Gravid (egg-bearing) females usually become restless and may refuse food. If the home enclosure is not suitable for nesting, they should be removed to a large container (i.e. 5x the length and width of the turtle) provisioned with 8-10 inches of slightly moist soil and sand. Gravid females that do not nest should be seen by a veterinarian as egg retention invariably leads to a fatal infection (egg peritonitis). It is important to note that females may develop eggs even if unmated, and may produce 3-5 clutches each year; a single mating may result infertile clutches 4 or more years later. The 1-8 eggs may be incubated in a mix of 1 part vermiculite to 1 part water (by weight) at 75-82 F for 60-90 days.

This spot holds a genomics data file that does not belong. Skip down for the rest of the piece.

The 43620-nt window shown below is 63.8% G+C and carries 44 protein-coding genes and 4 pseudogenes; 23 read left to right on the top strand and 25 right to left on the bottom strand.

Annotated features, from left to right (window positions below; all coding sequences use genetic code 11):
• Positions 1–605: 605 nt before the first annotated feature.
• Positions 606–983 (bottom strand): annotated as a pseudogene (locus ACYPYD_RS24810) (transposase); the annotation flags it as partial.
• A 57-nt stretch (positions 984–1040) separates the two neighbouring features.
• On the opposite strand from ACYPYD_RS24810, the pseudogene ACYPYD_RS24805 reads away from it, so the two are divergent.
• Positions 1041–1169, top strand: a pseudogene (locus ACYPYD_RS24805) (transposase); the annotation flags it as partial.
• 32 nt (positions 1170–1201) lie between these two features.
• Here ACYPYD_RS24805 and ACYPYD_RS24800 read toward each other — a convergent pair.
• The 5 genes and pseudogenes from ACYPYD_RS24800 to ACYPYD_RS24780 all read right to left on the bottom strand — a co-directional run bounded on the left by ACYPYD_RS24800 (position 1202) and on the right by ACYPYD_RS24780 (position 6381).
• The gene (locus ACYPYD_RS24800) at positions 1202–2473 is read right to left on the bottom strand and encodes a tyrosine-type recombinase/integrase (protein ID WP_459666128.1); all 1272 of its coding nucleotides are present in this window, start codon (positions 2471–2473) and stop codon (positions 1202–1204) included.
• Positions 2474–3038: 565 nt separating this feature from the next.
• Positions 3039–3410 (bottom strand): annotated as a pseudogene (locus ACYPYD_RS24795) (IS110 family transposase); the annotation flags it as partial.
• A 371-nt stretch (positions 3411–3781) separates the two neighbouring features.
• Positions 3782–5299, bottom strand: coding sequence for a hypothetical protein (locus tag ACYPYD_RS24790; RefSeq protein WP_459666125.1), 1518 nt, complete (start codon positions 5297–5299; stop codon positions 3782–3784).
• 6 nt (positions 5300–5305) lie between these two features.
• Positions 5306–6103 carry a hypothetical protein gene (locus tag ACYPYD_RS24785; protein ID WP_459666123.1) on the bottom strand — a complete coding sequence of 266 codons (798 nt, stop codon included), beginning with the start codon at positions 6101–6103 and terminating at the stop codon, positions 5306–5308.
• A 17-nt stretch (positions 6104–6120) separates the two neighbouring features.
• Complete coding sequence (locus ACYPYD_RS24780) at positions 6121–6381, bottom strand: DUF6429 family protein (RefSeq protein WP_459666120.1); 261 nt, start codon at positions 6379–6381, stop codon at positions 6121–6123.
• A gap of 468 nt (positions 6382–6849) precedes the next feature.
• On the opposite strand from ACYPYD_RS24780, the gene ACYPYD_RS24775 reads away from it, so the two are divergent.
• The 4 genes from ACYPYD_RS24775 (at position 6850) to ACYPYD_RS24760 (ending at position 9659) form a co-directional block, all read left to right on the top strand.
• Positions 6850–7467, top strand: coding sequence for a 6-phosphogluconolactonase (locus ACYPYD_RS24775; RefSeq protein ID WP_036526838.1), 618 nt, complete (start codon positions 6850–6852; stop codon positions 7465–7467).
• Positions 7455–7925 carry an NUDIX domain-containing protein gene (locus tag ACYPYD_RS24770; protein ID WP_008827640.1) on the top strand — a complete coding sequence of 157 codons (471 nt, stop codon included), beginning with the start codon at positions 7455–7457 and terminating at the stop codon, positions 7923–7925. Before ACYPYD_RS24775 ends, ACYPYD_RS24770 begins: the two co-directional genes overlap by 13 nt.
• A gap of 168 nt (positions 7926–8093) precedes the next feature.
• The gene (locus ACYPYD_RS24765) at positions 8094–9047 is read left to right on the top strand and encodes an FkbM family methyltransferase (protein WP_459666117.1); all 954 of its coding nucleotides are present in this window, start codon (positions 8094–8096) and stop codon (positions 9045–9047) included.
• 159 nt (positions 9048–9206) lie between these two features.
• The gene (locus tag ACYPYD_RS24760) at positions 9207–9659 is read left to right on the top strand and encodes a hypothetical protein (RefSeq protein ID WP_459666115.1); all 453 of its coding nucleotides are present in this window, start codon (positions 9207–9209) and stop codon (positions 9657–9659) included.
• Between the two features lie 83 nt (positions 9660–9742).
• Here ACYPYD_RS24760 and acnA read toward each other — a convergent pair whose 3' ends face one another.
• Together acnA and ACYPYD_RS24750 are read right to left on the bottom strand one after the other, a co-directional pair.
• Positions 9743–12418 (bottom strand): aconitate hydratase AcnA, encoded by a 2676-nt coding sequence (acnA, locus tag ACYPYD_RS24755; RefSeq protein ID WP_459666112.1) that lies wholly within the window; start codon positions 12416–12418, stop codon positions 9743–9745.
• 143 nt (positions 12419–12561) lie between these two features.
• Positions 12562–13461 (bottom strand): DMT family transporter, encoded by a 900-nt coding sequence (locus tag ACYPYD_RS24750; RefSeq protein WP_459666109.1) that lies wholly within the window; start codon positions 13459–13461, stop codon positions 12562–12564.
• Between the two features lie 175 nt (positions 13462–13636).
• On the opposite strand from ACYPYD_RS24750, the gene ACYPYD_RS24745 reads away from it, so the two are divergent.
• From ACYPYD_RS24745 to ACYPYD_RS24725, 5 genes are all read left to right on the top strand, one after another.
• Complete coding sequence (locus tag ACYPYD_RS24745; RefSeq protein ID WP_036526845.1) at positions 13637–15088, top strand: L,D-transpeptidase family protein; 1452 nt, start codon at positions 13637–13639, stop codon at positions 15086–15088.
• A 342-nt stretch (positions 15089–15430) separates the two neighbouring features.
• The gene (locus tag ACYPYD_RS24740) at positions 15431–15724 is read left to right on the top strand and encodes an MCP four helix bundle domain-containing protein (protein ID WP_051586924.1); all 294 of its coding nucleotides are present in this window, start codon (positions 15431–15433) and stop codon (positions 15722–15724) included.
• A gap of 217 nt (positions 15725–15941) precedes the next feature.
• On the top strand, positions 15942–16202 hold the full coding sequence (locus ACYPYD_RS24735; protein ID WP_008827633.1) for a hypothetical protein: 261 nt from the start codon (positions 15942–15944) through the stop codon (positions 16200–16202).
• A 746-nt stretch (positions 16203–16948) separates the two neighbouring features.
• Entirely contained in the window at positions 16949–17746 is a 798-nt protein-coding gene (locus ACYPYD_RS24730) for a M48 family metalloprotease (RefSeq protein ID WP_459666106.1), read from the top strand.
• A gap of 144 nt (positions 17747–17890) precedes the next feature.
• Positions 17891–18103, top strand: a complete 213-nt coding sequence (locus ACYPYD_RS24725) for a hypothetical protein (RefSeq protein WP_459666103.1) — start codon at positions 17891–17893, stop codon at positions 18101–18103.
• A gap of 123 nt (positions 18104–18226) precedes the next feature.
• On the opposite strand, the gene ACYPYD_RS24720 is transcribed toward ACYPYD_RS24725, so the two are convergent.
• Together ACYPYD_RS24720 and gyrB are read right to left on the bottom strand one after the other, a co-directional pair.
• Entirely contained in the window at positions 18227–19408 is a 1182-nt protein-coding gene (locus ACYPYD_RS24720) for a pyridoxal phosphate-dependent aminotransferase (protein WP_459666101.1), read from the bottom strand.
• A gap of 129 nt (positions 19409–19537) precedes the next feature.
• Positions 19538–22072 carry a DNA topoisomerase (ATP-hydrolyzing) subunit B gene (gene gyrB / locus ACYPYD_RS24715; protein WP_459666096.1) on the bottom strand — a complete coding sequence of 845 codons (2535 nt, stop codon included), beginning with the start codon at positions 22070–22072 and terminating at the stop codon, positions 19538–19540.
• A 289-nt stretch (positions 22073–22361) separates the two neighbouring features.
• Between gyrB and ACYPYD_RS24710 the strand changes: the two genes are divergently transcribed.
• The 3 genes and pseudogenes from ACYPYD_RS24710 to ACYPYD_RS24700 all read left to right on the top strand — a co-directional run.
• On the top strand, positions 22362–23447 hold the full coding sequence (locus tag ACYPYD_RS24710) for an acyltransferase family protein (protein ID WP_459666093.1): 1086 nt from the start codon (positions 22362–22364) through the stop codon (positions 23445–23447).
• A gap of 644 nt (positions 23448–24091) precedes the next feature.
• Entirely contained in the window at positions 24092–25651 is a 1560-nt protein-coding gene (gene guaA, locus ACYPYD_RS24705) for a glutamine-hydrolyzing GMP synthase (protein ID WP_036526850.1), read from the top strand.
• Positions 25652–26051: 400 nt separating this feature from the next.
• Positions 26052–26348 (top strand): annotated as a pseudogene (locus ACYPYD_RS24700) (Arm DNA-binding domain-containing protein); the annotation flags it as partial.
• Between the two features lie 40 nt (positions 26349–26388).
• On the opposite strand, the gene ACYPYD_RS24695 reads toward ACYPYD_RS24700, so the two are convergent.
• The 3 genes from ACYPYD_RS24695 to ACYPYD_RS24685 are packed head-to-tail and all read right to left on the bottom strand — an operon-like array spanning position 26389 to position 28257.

Written by Frank Indiviglio


outgoing creatures, beautiful turtles, personable little animals, Great Starter Pets


Smelly Pet, extensive set-up, good legal breeders, large outdoor enclosure, wild-caught eastern box


proper seasonal cooling, cooler climate species, hibernation prevents damage, proper hibernation

Helpful Eastern Box Turtle Review

Eastern Box Turtle

From Ame Vanorio Sep 2 2018 3:56PM


Member photos